Trotty's Delight on Waking up
7.3 x 5 cm. vignetted
Dickens's The Chimes, The Pears' Centenary Edition, vol. 2, page 141.
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You never in all your life saw anything like Trotty after this. I don't care where you have lived or what you have seen; you never in all your life saw anything at all approaching him! He sat down in his chair and beat his knees and cried; he sat down in his chair and beat his knees and laughed; he sat down in his chair and beat his knees and laughed and cried together; he got out of his chair and hugged Meg; he got out of his chair and hugged Richard; he got out of his chair and hugged them both at once; he kept running up to Meg, and squeezing her fresh face between his hands and kissing it, going from her backwards not to lose sight of it, and running up again like a figure in a magic lantern; and whatever he did, he was constantly sitting himself down in his chair, and never stopping in it for one single moment; being — that's the truth — beside himself with joy.
["Fourth Quarter," p. 141, 1912 edition]
No other version of The Chimes: A Goblin Story of Some Bells That Rang An Old Year Out and a New Year In (1844) has the precise equivalent for this scene. However, John Leech's final illustration, The New Year's Dance, does show Trotty thoroughly enjoying his daughter's wedding dance, made doubly sweet by his knowledge of what very different future might have attended her. And Harry Furniss's final illustration of Trotty's dreaming a thoroughly happy ending, Trotty's Dream, likewise contains the drummer, the dancing Lilian, and Mrs. Chickenstalker dancing with Toby Veck, the community dance signifying the restoration of harmony and the community's celebration of fertility, Dickens's defiance of the Malthusian principle of prolonged abstinence ("moral restraint") as a means of checking the rampant growth of the proletarian population.
Thus, Trotty's Malthusian dream has made Dickens's argument against the contention of Malthus and the Benthamites that the only hope for humanity against the cataclysmic rise in population that was inevitable was delayed procreation amongst the masses — otherwise, humanity would increase exponentially, its sources of sustenance only arithmetically (the thesis of the Reverend Thomas Malthus's Essay on the Principle of Population, 1798), in the second edition of which (1803) he posited the solution of delaying marriages as long as possible among the lower orders.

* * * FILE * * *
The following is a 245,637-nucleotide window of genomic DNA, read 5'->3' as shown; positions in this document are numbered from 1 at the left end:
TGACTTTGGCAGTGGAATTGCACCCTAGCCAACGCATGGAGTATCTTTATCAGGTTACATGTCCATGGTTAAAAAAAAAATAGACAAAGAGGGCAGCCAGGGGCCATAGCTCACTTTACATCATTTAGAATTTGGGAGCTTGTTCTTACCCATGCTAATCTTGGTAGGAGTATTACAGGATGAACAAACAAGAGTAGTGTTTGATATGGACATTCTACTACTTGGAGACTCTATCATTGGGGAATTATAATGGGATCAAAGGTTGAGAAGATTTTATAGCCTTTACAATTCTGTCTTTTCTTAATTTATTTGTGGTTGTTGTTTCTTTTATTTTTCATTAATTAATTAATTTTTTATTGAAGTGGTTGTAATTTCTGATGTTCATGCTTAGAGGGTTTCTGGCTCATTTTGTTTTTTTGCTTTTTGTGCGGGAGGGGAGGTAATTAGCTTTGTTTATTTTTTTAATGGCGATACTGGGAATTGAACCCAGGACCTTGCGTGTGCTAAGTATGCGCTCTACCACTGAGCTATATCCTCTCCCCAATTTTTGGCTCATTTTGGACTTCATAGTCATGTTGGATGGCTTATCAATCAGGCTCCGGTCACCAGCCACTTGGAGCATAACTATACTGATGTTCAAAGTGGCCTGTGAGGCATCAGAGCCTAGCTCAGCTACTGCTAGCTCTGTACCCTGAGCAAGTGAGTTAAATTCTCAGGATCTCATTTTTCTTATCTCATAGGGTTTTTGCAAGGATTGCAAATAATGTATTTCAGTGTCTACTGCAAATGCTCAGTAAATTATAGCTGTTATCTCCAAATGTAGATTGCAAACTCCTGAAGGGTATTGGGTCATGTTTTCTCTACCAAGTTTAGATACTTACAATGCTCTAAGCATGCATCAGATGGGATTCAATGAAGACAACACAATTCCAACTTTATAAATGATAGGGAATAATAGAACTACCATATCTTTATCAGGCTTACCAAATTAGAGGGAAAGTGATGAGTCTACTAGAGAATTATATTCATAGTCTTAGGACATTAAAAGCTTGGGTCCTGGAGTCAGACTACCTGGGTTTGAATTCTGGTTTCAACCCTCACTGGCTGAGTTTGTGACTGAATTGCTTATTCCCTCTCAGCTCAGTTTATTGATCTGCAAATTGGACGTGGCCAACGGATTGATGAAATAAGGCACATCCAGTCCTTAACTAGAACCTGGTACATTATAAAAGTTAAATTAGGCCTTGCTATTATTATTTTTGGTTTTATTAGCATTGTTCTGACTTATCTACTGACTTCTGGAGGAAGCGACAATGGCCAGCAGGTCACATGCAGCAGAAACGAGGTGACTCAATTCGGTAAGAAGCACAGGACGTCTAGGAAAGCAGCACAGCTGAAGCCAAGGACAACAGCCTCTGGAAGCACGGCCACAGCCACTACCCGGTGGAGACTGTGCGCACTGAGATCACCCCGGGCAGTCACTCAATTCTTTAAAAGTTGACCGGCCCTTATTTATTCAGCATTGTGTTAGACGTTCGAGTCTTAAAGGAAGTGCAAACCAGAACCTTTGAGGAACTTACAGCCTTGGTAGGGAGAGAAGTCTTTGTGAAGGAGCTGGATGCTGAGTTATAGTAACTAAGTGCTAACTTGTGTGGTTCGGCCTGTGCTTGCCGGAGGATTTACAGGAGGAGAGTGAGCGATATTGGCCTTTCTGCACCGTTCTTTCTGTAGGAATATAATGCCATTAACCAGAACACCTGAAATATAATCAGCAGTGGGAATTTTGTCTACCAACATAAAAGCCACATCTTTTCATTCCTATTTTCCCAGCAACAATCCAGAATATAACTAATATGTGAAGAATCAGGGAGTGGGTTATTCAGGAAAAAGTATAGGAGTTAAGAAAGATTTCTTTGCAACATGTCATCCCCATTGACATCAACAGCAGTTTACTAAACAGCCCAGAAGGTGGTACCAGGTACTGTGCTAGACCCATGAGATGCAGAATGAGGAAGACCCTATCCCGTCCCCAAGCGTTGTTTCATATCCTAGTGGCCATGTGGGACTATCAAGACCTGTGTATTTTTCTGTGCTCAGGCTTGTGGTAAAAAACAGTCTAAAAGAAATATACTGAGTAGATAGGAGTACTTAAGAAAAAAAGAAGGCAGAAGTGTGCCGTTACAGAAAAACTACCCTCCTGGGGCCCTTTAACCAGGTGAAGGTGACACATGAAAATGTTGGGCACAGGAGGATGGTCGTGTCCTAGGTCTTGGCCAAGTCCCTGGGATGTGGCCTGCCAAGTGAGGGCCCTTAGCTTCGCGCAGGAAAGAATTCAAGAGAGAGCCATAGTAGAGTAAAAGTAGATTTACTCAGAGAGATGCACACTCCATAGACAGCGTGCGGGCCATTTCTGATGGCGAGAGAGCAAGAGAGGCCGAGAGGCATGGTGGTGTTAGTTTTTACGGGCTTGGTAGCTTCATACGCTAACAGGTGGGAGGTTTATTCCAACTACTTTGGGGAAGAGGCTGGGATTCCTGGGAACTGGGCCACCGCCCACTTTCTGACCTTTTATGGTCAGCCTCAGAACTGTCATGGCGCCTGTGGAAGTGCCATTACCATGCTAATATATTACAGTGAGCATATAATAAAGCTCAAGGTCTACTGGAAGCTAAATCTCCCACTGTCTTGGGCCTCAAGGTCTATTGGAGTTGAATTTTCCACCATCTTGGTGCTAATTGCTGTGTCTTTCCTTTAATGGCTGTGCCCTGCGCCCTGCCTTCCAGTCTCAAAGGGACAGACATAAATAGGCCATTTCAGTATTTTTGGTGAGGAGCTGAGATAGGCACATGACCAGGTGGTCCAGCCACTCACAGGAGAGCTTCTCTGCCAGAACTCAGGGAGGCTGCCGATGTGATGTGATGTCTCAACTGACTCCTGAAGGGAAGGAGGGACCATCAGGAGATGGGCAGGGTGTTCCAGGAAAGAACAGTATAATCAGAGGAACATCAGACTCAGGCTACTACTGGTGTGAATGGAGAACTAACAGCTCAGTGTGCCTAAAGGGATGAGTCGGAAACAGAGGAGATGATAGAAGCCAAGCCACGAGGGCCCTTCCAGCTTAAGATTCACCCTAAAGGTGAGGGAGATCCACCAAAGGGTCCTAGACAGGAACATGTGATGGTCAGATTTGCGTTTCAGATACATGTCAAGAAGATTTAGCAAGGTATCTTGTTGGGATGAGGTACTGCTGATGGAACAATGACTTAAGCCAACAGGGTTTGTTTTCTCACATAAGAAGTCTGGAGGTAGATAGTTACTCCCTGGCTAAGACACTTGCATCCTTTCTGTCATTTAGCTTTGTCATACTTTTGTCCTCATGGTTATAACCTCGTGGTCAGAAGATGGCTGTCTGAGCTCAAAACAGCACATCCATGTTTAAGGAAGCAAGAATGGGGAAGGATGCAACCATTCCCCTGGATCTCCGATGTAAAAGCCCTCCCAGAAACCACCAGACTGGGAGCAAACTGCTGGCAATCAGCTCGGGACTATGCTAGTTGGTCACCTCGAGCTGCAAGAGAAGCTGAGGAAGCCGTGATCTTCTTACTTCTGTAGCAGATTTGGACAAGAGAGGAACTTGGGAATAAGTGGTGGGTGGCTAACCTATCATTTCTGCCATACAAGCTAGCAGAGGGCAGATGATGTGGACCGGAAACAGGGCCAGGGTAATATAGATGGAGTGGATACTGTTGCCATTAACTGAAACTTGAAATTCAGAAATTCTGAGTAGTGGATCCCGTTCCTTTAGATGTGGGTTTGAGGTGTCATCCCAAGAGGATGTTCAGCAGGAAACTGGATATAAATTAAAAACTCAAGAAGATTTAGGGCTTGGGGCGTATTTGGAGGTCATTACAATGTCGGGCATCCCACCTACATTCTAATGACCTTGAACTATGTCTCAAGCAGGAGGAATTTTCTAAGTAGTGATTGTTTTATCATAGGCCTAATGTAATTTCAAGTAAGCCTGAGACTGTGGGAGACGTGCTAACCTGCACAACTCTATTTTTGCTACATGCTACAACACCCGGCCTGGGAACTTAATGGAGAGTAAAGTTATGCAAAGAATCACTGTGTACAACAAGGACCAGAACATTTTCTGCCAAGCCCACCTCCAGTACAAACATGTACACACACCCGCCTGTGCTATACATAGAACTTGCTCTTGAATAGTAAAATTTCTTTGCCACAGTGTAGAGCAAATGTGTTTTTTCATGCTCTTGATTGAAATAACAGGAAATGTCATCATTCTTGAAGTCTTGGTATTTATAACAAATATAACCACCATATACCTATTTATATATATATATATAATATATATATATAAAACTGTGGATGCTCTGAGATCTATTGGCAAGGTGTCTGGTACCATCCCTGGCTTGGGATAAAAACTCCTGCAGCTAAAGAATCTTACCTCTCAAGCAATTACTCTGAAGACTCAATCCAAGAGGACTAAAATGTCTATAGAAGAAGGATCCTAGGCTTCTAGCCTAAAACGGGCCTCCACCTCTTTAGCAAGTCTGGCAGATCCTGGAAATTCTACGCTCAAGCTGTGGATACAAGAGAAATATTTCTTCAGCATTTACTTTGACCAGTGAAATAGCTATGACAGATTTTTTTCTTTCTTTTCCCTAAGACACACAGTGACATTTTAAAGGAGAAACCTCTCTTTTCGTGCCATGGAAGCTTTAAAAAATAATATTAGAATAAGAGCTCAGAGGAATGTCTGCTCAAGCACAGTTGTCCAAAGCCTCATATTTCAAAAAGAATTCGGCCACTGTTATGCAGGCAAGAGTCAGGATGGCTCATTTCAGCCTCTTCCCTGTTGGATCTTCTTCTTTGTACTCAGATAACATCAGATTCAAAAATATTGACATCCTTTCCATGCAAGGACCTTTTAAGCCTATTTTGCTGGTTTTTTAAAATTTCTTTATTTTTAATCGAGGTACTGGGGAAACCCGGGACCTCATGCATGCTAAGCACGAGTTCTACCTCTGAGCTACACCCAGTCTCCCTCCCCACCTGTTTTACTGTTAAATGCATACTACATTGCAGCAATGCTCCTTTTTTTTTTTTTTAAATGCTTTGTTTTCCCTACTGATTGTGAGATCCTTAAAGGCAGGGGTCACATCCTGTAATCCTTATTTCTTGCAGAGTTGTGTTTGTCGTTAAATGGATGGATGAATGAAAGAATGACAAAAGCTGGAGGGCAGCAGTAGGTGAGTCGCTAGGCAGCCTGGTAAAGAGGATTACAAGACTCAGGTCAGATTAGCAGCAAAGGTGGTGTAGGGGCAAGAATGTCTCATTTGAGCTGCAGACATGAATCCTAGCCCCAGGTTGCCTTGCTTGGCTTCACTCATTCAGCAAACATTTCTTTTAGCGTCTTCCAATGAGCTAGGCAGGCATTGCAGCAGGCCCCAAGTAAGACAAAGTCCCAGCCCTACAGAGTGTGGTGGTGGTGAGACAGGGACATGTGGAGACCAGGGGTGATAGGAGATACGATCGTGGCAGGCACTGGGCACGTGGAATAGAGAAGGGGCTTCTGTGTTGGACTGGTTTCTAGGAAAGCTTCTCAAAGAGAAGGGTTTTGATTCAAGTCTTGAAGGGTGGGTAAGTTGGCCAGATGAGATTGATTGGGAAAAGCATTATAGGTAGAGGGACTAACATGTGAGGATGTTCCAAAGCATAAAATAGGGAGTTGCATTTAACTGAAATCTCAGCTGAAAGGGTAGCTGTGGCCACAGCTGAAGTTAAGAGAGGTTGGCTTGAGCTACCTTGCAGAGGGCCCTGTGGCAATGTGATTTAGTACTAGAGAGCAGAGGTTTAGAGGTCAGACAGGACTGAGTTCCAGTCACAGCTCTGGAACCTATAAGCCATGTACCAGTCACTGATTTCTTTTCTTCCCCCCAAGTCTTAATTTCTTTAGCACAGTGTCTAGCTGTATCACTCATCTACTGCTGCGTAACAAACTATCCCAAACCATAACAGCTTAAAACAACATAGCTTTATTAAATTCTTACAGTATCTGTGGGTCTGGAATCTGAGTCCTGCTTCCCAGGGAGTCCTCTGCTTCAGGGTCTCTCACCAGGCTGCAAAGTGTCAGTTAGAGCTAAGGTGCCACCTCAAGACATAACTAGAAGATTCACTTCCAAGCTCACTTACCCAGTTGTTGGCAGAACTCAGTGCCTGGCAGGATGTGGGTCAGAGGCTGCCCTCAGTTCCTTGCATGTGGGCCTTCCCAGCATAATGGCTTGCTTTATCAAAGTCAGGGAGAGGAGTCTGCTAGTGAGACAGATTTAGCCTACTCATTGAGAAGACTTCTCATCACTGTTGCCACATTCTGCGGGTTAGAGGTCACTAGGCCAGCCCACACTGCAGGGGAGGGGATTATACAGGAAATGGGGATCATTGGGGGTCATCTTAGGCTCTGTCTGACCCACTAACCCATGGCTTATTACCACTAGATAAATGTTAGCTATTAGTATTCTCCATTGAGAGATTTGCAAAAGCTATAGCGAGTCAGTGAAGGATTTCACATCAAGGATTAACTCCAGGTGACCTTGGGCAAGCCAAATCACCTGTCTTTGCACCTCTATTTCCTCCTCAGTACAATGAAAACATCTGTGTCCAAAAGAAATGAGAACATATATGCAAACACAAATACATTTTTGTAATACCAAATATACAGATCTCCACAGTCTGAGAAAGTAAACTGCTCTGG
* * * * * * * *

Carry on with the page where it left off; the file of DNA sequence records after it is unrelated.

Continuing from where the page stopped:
Illustrations from the first edition (1844) and the Charles Dickens Library Edition (1910)
Left: John Leech's scene of Meg's wedding celebration, The New Year's Dance. Right: Harry Furniss's study of Trotty's dreaming of his daughter, her fiance, and himself in happier circumstances, Trotty's Dream. [Click on images to enlarge them.]
Dickens, Charles. The Chimes. Introduction by Clement Shorter. Illustrated by Charles Green. The Pears' Centenary Edition. London: A & F Pears, [?1912].
Dickens, Charles. The Chimes: A Goblin Story of Some Bells That Rang An Old Year Out and a New Year In. Illustrated by John Leech, Richard Doyle, Clarkson Stanfield, and Daniel Maclise. London: Bradbury and Evans, 1844.
Dickens, Charles. The Chimes: A Goblin Story of Some Bells That Rang An Old Year Out and a New Year In. Illustrated by John Leech, Richard Doyle, Clarkson Stanfield, and Daniel Maclise. (1844). Rpt. in Charles Dickens's Christmas Books, ed. Michael Slater. Hardmondsworth: Penguin, 1971, rpt. 1978. Pp. 137-252.
Dickens, Charles. Christmas Books. Illustrated by Fred Barnard. The Household Edition. London: Chapman and Hall, 1878.
Dickens, Charles. Christmas Books. Illustrated byHarry Furniss. The Charles Dickens Library Edition. London: Educational Book, 1910.
_____. Christmas Stories. Illustrated by E. A. Abbey. The Household Edition. New York: Harper and Brothers, 1876.
Last modified 16 April 2015